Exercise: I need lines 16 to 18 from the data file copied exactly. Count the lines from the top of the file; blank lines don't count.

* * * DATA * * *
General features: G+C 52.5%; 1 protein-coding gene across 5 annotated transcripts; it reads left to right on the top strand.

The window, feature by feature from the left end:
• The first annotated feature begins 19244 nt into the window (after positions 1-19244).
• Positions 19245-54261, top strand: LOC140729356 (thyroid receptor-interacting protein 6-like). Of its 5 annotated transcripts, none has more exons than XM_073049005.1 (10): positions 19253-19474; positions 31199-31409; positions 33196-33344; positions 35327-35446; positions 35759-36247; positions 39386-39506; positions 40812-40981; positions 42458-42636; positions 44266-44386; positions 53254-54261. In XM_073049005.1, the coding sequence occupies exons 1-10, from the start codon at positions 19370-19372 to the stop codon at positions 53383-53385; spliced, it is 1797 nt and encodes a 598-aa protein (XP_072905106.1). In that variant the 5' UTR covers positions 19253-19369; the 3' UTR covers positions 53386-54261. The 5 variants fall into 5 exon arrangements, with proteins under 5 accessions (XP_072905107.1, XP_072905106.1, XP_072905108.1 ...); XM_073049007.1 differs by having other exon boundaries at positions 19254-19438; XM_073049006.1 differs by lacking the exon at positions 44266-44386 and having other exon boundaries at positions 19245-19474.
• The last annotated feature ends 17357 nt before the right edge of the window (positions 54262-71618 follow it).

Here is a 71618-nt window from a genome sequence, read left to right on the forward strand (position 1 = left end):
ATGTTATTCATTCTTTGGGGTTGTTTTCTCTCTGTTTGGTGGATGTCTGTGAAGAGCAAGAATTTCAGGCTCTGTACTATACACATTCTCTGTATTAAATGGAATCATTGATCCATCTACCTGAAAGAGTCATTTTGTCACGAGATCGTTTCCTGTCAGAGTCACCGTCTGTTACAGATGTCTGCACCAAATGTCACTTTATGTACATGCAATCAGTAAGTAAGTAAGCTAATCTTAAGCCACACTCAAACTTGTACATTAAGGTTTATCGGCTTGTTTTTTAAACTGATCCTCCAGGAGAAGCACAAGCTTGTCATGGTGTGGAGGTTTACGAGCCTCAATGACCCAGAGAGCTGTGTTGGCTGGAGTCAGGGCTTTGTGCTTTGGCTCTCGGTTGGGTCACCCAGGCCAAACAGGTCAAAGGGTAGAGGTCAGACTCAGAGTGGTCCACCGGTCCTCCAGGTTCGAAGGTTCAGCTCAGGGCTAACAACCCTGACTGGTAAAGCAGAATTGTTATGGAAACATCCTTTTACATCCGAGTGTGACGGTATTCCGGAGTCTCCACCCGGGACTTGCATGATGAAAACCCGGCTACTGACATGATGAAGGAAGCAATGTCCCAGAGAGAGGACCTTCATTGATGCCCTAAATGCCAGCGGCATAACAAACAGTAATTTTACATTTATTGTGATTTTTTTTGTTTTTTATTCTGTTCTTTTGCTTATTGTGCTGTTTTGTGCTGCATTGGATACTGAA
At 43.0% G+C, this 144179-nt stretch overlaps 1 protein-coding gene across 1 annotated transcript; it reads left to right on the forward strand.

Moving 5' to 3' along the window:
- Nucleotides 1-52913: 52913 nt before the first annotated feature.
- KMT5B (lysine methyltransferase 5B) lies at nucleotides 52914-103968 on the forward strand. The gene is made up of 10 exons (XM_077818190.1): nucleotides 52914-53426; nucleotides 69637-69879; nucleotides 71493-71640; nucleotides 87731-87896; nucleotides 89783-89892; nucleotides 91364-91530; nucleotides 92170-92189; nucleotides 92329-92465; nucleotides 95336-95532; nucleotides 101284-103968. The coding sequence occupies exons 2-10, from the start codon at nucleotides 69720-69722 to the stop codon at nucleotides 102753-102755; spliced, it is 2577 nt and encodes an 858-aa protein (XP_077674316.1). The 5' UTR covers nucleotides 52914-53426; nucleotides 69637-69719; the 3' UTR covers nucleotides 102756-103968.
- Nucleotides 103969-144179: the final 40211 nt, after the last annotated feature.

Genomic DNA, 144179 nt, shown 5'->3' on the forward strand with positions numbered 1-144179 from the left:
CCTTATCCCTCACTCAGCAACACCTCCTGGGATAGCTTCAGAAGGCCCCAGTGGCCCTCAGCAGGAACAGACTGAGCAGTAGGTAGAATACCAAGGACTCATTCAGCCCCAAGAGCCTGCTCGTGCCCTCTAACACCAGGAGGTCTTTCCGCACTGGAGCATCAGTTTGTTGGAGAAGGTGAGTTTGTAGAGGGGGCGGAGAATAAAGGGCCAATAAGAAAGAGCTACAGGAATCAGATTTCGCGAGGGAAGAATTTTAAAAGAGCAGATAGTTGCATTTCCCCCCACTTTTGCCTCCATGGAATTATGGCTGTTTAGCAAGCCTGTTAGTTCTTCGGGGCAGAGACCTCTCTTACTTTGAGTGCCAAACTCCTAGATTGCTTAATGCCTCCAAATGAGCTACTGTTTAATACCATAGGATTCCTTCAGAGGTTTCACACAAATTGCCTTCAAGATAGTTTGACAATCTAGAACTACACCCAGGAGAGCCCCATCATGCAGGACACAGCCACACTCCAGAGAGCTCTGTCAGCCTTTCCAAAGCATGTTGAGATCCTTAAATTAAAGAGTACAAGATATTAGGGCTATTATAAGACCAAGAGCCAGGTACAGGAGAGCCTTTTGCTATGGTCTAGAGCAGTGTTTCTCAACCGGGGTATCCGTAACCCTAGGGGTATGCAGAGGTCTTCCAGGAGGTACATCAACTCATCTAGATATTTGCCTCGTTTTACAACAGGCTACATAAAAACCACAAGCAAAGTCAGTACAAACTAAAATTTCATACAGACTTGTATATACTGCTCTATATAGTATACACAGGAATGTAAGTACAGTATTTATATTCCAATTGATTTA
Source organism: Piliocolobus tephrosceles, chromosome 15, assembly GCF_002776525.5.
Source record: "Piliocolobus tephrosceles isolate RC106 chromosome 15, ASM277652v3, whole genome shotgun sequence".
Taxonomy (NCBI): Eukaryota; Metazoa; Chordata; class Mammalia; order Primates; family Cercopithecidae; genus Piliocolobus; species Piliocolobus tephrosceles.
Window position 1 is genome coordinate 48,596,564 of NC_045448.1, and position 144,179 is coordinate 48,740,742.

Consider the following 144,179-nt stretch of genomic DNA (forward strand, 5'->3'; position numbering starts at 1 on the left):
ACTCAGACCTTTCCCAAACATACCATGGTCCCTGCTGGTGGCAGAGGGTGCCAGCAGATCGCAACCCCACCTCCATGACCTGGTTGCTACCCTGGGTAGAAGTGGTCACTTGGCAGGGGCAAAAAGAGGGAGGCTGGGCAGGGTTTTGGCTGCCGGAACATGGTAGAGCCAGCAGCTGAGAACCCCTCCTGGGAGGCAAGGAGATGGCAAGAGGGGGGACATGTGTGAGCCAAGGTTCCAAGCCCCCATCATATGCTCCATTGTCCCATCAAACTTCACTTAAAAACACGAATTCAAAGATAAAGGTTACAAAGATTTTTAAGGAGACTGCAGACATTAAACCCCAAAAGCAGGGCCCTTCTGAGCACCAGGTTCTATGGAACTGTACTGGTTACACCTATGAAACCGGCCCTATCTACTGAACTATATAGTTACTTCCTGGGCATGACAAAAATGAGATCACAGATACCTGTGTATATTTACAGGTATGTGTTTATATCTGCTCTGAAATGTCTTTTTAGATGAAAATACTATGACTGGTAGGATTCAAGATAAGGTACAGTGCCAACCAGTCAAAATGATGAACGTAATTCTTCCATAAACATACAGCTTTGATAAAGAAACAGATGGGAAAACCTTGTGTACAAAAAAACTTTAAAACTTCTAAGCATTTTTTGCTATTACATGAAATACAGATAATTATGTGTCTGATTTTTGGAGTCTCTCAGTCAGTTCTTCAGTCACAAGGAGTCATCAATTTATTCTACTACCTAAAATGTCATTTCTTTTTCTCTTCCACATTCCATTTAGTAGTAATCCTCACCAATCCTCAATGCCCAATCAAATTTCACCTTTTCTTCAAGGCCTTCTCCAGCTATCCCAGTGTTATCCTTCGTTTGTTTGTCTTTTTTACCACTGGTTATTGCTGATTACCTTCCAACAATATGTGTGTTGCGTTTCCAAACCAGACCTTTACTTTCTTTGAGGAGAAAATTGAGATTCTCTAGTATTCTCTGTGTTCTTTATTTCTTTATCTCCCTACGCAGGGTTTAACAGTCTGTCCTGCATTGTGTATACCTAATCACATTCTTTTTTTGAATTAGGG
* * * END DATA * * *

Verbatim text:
Source record: "Piliocolobus tephrosceles isolate RC106 chromosome 15, ASM277652v3, whole genome shotgun sequence".
Taxonomy (NCBI): Eukaryota; Metazoa; Chordata; class Mammalia; order Primates; family Cercopithecidae; genus Piliocolobus; species Piliocolobus tephrosceles.
Window position 1 is genome coordinate 48,596,564 of NC_045448.1, and position 144,179 is coordinate 48,740,742.